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The Book of Job and the ice age


Antarctic Peninsula, Paradise Bay -- tonykliemann/Flickr/Creative Commons

Antarctic Peninsula, Paradise Bay — tonykliemann/Flickr/Creative Commons

Theologians consider the Book of Job as one of the oldest books of the Bible. It is generally believed to have been written during the time of the early patriarchs, shortly after Noah’s flood.

There is an interesting feature about Job. It refers to ice and snow more than any other book in the Bible.

It not only discusses ice and snow, but does it in a much more descriptive way.

Out of the South comes the storm.
And out of the North comes the cold
From the breath of God ice is made
And the expanse of the water is frozen. (Job 37:9-10 NASV)

The word expanse is translated in another version “broad waters” refers to massive bodies of ice. Job was describing a sea of frozen ice. Considering Job lived in the Middle East, where did he get this idea?

Then he throws out another depiction:

From whose womb comes the ice?
Who gives birth to the frost from the heavens

30 when the waters become hard as stone,
when the surface of the deep is frozen?
(Job 38:29-30 NIV)

In this verse, he talks about the deepness of the water being frozen or imprisoned. The Hebrew word “tehom” refers to deeps, abyss and great quantities of water.

This is not just the surface being frozen over, but thick quantities of ice, miles deep.

Dr. Henry Morris founder of Institute of Creation Research believes these strange references in Job describe the Ice Age when glaciers covered parts of the Northern Hemisphere including much of Canada, Russia and Europe.

Though scientists believe there were several ice ages, Morris believes there was only one. As he points out in his article, The Ice Age, these same scientists acknowledge there were men around during these ice ages and they were dramatically impacted by it.

One of the problems of the ice age is coming up with a reasonable explanation of where all the water came from needed to cover nearly a third of the earth with ice. It is believed the ice was  up to three to four kilometers high (one to two miles) and in North American extended down to Wisconsin and New York City.

For the ice to move outwards from the polar caps, two things needed to take place. First there needed to be a cooling and some believe this meant summer temperatures in the US of just 58 F. There also needed to be a dramatic and rapid increase of water.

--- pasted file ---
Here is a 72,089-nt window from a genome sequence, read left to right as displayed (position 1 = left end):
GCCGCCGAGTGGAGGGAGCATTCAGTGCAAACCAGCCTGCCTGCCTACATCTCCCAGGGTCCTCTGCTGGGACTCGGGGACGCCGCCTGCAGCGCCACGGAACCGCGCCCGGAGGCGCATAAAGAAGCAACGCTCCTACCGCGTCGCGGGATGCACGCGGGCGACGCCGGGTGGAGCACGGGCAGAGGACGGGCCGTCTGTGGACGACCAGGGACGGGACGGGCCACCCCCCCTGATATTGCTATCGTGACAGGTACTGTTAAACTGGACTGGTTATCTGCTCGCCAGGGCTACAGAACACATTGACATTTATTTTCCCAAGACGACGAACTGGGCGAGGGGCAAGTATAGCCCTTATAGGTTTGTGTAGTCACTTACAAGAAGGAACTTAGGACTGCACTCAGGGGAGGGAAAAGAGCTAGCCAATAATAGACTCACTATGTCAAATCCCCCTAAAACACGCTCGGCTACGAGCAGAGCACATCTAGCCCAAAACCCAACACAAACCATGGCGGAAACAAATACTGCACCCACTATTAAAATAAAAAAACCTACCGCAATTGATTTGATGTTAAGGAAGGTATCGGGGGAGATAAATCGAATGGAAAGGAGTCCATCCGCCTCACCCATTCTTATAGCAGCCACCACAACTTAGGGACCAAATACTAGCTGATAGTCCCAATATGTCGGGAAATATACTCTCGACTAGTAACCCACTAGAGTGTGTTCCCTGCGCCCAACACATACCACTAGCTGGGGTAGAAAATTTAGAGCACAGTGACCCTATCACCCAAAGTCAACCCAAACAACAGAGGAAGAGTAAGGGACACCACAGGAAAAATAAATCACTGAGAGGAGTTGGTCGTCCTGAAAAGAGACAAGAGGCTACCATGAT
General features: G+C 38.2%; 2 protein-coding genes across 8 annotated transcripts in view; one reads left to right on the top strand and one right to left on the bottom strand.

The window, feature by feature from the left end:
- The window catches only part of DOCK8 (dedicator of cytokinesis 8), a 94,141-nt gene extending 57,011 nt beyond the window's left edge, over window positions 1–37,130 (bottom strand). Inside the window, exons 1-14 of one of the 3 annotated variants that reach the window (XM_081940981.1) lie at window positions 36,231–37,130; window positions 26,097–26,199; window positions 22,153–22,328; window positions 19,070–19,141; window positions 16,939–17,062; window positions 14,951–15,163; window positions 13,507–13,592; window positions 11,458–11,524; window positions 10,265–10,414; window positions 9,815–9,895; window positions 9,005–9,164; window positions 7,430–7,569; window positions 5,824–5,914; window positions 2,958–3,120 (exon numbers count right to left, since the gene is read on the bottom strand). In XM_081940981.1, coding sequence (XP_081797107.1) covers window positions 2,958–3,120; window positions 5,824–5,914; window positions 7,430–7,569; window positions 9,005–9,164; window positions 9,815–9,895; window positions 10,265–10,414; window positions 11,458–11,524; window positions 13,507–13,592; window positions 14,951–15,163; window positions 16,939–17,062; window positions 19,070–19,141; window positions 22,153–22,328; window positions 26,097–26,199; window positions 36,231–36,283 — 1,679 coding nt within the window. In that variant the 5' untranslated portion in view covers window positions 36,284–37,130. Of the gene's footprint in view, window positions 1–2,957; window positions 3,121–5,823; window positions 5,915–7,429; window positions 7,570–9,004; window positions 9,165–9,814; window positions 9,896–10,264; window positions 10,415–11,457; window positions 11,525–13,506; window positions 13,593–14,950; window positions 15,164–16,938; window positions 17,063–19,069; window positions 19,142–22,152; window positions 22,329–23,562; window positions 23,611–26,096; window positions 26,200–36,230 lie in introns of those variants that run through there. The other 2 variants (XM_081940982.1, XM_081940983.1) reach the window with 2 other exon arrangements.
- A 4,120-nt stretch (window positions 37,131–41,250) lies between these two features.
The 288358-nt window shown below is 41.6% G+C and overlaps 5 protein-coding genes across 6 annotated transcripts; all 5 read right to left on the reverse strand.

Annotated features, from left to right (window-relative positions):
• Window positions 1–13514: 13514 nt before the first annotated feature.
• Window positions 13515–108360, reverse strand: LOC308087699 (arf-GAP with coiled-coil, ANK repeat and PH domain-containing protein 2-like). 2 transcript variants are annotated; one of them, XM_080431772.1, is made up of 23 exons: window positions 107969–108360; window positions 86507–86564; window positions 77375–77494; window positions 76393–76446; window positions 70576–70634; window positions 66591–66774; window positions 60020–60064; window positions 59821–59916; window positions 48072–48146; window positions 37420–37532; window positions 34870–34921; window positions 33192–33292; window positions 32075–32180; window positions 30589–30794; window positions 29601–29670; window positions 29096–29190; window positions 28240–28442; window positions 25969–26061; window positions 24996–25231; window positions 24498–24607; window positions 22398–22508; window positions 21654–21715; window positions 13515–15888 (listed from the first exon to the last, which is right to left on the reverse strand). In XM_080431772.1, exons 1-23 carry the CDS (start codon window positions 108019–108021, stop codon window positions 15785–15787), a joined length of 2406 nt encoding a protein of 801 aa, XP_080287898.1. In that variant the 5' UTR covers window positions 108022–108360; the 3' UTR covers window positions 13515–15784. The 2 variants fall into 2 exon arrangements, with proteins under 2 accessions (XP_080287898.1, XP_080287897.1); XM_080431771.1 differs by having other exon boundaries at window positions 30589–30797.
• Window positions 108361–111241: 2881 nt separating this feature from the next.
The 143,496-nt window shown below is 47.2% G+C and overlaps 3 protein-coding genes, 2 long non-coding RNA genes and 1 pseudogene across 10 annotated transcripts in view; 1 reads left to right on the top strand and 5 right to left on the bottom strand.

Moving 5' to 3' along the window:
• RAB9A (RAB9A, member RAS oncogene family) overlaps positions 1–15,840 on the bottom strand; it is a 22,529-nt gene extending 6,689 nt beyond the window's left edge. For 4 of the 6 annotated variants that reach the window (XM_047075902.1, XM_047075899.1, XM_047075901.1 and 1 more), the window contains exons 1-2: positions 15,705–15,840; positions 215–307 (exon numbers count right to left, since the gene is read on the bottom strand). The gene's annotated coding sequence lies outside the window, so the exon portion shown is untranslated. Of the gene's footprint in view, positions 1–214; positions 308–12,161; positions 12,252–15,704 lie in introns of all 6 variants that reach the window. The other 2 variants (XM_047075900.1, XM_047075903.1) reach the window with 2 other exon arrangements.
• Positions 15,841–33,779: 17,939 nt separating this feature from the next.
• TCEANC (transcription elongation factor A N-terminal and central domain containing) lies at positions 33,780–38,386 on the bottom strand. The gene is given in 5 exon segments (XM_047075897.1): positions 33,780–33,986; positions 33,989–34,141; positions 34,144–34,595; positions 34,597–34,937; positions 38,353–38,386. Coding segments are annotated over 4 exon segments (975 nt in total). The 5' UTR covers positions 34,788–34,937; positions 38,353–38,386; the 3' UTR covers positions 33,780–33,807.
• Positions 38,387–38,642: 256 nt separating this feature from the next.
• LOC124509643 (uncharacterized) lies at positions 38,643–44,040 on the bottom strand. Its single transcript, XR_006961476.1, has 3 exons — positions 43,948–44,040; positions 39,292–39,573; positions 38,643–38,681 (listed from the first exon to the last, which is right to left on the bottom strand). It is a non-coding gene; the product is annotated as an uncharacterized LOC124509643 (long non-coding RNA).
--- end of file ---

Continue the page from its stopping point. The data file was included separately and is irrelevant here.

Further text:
Scientists offer no reasonable explanation of how this happened, other than it did.

Morris believes that a world-wide flood as outlined in the Book of Genesis is the best explanation of what caused the ice age. It would not only have helped cool the earth, but would have been the source of the massive quantities of water needed to precipitate ice on the earth’s surface two miles high.

When the Bible speaks of the flood, it says it was not only caused by a massive rain, but also by the fountains of the deep opening up and unleashing water on the earth’s surface (Genesis 7:11).

Job probably never saw the glaciers associated with the ice age, but obviously had heard about it from others.

In his article, Job’s icy vocabulary, James Johnson says the several descriptions of ice in the book (Job 6:16, 37:6; 37:10; 38:22, 38:29-30) tells us it was on the mind of the writer.

Being from one of the more frigid parts of Canada, I understand that. We don’t talk about Palm trees very much because there aren’t any around. But ice and snow are a popular topics of conversation because we have lots of it.

This suggests the Middle East climate where Job lived was undoubtedly cooler as a result of the ice age.

So when Job brings up cold and ice he was describing life as he knew it.  Job was also clear about one more thing, God was the cause.

Sources:

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